Winner of the 2010 Book Award from the Rhetoric Society of America
Teaching the Poetria nova across Medieval and Renaissance Europe
Marjorie Curry WoodsText and Context
$89.95 cloth 978-0-8142-1109-0
$24.95 PDF eBook
“Marjorie Curry Woods’s Classroom Commentaries is a tour de force. Not only does it convey the richness, flexibility, and depth of Geoffrey of Vinsauf’s Poetria nova (PN) as a tool for the teaching of grammar, rhetoric, poetics, letter writing, and preaching, but it also performs medieval pedagogy in a way that is both compelling and engaging. . . . Woods explores the meaning and method of the PN as it was understood and practiced by medieval teachers and students, and demonstrates its relevance for the teaching of composition in the context of the twenty-first-century university.” —Journal of English and Germanic Philology
“Classroom Commentaries is a seminal study. . . Woods once observed that to read the Poetria nova without its commentaries is an unmedieval way of reading it. One wonders, after reading her book, whether reading medieval literature in the translatio studii tradition without knowing the Poetria nova and analogous treatises might not be an unmedieval way of reading medieval literature. I cannot think of a better way to begin correcting any such deficiency that by study of . . . Woods’s magisterial study of [the Poetria nova’s] medieval readers and interpreters.” —Speculum
“Anyone interested in education and the teaching of writing in the Middle Ages or the Renaissance should read this book. . . . This is a work of original, profound, and thoughtful scholarship, presented in a most engaging and attractive manner.” —French Studies
“It is not often that the profession is graced with a landmark study such as this one . . . . [Woods’] tireless and incisive research has resulted in a book that makes the commentaries surprisingly accessible, while emulating Geoffrey’s self-referential process in such a way that she recreates for the reader the actual pedagogical experience the medieval student must have undergone. . . . [I]n Classroom Commentaries, Woods presents us with a thorough . . . and even delightful discussion of the major commentaries that can serve as our accessus for how early scholars, teachers, and humanists interpreted and taught the Poetria nova.” —Renaissance Quarterly
“Woods has chosen to focus on how the Poetria nova was taught rather than what it might mean in some abstract, timeless sense. This is significant because it allows her to engage both with specialists in the history of rhetoric and literary criticism as well as the growing body of research into earlier classroom practices. . . . The Poetria nova is an excellent model for study from this perspective, since a quarter of the surviving manuscripts contain some glosses and half contain enough notes to show what teachers thought was important and how that material was taught. Rather surprisingly, perhaps, Woods has discovered that this same text was taught to students at all levels, from fairly young pupils near the beginning of their educational careers to university students working at advanced levels. It appears to have been taught at different levels in different areas, and to have been taught differently depending on the level of preparation of the students, but this adaptability accounted in part for the popularity of the text. . . . Woods has shown us that contrary to what we would have expected, Geoffrey of Vinsauf played a key role as well in the Latin classes of the early Renaissance.” —Neo-Latin News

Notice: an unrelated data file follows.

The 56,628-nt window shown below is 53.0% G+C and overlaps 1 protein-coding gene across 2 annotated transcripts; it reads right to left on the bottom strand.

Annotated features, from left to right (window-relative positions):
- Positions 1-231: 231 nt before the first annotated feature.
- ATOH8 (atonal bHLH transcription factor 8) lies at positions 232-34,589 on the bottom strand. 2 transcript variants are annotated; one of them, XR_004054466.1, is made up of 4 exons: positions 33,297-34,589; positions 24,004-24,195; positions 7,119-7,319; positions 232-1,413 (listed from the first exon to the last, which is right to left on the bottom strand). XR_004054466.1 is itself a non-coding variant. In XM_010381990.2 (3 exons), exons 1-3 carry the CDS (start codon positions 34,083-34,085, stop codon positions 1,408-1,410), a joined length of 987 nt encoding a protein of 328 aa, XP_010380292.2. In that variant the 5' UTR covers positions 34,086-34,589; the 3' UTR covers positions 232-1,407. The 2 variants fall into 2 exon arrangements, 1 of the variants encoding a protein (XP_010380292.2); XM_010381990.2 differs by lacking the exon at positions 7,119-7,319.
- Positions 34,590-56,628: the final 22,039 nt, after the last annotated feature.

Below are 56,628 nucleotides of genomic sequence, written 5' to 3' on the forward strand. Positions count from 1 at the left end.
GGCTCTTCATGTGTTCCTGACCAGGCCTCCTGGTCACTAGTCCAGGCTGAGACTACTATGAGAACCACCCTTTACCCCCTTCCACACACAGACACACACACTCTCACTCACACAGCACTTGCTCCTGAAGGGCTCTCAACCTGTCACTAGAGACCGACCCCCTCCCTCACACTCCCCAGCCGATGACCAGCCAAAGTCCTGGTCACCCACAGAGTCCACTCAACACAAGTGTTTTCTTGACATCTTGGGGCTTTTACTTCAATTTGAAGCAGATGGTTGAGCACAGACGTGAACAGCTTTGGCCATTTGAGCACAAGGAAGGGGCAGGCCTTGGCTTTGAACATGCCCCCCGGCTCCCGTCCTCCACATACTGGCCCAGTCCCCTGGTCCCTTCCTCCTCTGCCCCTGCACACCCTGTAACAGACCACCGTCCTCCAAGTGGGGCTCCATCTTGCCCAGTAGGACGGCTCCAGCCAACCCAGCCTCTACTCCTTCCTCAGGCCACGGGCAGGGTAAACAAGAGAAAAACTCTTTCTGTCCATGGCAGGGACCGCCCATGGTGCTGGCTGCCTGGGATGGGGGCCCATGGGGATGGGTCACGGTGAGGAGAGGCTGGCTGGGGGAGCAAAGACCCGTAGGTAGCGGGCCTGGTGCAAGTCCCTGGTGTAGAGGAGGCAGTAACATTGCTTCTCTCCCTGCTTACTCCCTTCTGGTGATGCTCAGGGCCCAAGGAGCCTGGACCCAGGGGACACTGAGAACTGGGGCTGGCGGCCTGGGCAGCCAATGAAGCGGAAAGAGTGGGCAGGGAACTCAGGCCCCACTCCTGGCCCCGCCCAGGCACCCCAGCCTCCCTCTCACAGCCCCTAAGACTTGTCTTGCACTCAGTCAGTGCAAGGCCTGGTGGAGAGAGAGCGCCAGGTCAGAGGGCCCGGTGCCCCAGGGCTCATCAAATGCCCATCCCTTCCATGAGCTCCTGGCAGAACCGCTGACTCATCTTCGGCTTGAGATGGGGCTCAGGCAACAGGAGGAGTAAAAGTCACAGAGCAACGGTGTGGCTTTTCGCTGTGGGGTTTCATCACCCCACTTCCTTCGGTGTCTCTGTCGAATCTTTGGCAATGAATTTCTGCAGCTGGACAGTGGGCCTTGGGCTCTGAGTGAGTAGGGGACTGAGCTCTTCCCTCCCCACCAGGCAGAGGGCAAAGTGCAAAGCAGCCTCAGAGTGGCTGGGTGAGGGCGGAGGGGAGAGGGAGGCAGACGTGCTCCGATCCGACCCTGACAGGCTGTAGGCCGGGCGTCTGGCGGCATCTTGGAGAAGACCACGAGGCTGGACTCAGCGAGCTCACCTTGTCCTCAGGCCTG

“Woods knows more about the teaching of rhetoric in late medieval education than anyone else. She is a scholar of immense generosity. Vast amounts of difficult material are lucidly repacked with rigorous accuracy. Despite the intensity and depth of the scholarship, the resultant book is a pleasure to read, a real delight.” —James Simpson, Douglas P. and Katherine B. Loker Professor of English, Harvard University
“It is a rare privilege to be able to call a book ‘magisterial,’ but Marjorie Curry Woods’s work merits no less a designation. This is the summation of many years’ work in the archives. Woods has achieved an almost impossible balance between the highest level of scholarship and the greatest degree of accessibility.” —Rita Copeland, Kahn Endowed Term Professor in Humanities and professor of classical studies, English, and comparative literature, University of Pennsylvania
With an unusually broad scope encompassing how Europeans taught and learned reading and writing at all levels, Classroom Commentaries: Teaching the Poetria nova across Medieval and Renaissance Europe provides a synoptic picture of medieval and early modern instruction in rhetoric, poetics, and composition theory and practice. As Marjorie Curry Woods convincingly argues, the decision of Geoffrey of Vinsauf (fl. 1200) to write his rhetorical treatise in verse resulted in a unique combination of rhetorical doctrine, poetic examples, and creative exercises that proved malleable enough to inspire teachers for three centuries.
Based on decades of research, this book excerpts, translates, and analyzes teachers’ notes and commentaries in the more than two hundred extant manuscripts of the text. We learn the reasons for the popularity of the Poetria nova among medieval and early Renaissance teachers, how prose as well as verse genres were taught, why the Poetria nova was a required text in central European universities, its attractions for early modern scholars and historians, and how we might still learn from it today. Woods’ monumental achievement will allow modern scholars to see the Poetria nova as earlier Europeans did: a witty and perennially popular text central to the experience of almost every student.
Marjorie Curry Woods is Blumberg Centennial Professor of English and University Distinguished Teaching Professor at The University of Texas at Austin.